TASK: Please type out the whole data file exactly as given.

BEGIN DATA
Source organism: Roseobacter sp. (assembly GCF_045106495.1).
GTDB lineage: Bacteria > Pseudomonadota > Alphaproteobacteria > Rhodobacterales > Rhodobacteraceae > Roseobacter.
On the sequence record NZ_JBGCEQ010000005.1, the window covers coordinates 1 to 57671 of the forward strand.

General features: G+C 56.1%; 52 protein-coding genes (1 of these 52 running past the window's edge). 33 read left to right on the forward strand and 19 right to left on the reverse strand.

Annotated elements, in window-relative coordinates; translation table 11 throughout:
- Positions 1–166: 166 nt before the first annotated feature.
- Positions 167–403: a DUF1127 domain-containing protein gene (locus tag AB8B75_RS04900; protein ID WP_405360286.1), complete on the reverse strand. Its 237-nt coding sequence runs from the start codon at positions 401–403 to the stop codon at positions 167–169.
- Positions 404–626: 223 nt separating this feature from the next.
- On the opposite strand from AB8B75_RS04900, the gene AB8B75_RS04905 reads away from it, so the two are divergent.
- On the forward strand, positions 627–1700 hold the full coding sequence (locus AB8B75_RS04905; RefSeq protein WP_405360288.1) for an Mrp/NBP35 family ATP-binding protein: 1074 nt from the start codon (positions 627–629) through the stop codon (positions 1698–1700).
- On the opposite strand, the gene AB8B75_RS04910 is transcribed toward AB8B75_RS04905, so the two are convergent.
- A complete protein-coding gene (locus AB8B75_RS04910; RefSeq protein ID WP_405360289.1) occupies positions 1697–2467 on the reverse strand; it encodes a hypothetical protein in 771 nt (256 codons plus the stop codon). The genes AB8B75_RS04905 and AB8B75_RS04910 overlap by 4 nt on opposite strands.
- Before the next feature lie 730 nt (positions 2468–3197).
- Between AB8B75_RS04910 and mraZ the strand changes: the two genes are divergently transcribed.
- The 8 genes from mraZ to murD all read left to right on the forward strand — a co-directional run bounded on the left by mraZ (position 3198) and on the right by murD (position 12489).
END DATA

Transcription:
Source organism: Roseobacter sp. (assembly GCF_045106495.1).
GTDB lineage: Bacteria > Pseudomonadota > Alphaproteobacteria > Rhodobacterales > Rhodobacteraceae > Roseobacter.
On the sequence record NZ_JBGCEQ010000005.1, the window covers coordinates 1 to 57671 of the forward strand.

General features: G+C 56.1%; 52 protein-coding genes (1 of these 52 running past the window's edge). 33 read left to right on the forward strand and 19 right to left on the reverse strand.

Annotated elements, in window-relative coordinates; translation table 11 throughout:
- Positions 1–166: 166 nt before the first annotated feature.
- Positions 167–403: a DUF1127 domain-containing protein gene (locus tag AB8B75_RS04900; protein ID WP_405360286.1), complete on the reverse strand. Its 237-nt coding sequence runs from the start codon at positions 401–403 to the stop codon at positions 167–169.
- Positions 404–626: 223 nt separating this feature from the next.
- On the opposite strand from AB8B75_RS04900, the gene AB8B75_RS04905 reads away from it, so the two are divergent.
- On the forward strand, positions 627–1700 hold the full coding sequence (locus AB8B75_RS04905; RefSeq protein WP_405360288.1) for an Mrp/NBP35 family ATP-binding protein: 1074 nt from the start codon (positions 627–629) through the stop codon (positions 1698–1700).
- On the opposite strand, the gene AB8B75_RS04910 is transcribed toward AB8B75_RS04905, so the two are convergent.
- A complete protein-coding gene (locus AB8B75_RS04910; RefSeq protein ID WP_405360289.1) occupies positions 1697–2467 on the reverse strand; it encodes a hypothetical protein in 771 nt (256 codons plus the stop codon). The genes AB8B75_RS04905 and AB8B75_RS04910 overlap by 4 nt on opposite strands.
- Before the next feature lie 730 nt (positions 2468–3197).
- Between AB8B75_RS04910 and mraZ the strand changes: the two genes are divergently transcribed.
- The 8 genes from mraZ to murD all read left to right on the forward strand — a co-directional run bounded on the left by mraZ (position 3198) and on the right by murD (position 12489).